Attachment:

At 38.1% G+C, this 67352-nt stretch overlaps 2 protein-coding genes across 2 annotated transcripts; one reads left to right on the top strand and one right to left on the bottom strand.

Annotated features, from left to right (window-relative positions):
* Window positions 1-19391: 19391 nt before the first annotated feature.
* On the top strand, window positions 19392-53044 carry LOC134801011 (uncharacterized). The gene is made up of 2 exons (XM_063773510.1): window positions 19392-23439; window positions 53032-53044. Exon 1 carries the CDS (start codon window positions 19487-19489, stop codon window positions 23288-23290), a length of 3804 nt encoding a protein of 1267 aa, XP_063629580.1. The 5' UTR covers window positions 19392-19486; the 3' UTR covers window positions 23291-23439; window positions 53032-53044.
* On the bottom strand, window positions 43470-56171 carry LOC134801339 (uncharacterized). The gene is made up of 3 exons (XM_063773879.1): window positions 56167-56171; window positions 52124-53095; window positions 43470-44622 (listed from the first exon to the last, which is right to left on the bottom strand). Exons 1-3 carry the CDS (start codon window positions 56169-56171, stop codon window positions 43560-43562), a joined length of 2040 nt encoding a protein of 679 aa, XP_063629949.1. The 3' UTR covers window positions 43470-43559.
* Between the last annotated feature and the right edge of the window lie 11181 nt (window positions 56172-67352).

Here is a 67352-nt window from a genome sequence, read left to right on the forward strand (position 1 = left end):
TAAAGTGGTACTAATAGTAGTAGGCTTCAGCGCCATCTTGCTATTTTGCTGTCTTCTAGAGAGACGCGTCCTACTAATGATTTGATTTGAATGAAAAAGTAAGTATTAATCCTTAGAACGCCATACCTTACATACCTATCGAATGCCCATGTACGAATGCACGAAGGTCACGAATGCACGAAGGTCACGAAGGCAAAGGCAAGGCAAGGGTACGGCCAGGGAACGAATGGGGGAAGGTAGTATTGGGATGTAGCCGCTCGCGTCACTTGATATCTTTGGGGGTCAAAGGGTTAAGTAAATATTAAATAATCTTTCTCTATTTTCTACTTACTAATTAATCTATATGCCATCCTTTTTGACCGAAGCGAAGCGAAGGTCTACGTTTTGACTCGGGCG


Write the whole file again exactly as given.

At 38.1% G+C, this 67352-nt stretch overlaps 2 protein-coding genes across 2 annotated transcripts; one reads left to right on the top strand and one right to left on the bottom strand.

Annotated features, from left to right (window-relative positions):
* Window positions 1-19391: 19391 nt before the first annotated feature.
* On the top strand, window positions 19392-53044 carry LOC134801011 (uncharacterized). The gene is made up of 2 exons (XM_063773510.1): window positions 19392-23439; window positions 53032-53044. Exon 1 carries the CDS (start codon window positions 19487-19489, stop codon window positions 23288-23290), a length of 3804 nt encoding a protein of 1267 aa, XP_063629580.1. The 5' UTR covers window positions 19392-19486; the 3' UTR covers window positions 23291-23439; window positions 53032-53044.
* On the bottom strand, window positions 43470-56171 carry LOC134801339 (uncharacterized). The gene is made up of 3 exons (XM_063773879.1): window positions 56167-56171; window positions 52124-53095; window positions 43470-44622 (listed from the first exon to the last, which is right to left on the bottom strand). Exons 1-3 carry the CDS (start codon window positions 56169-56171, stop codon window positions 43560-43562), a joined length of 2040 nt encoding a protein of 679 aa, XP_063629949.1. The 3' UTR covers window positions 43470-43559.
* Between the last annotated feature and the right edge of the window lie 11181 nt (window positions 56172-67352).

Here is a 67352-nt window from a genome sequence, read left to right on the forward strand (position 1 = left end):
TAAAGTGGTACTAATAGTAGTAGGCTTCAGCGCCATCTTGCTATTTTGCTGTCTTCTAGAGAGACGCGTCCTACTAATGATTTGATTTGAATGAAAAAGTAAGTATTAATCCTTAGAACGCCATACCTTACATACCTATCGAATGCCCATGTACGAATGCACGAAGGTCACGAATGCACGAAGGTCACGAAGGCAAAGGCAAGGCAAGGGTACGGCCAGGGAACGAATGGGGGAAGGTAGTATTGGGATGTAGCCGCTCGCGTCACTTGATATCTTTGGGGGTCAAAGGGTTAAGTAAATATTAAATAATCTTTCTCTATTTTCTACTTACTAATTAATCTATATGCCATCCTTTTTGACCGAAGCGAAGCGAAGGTCTACGTTTTGACTCGGGCG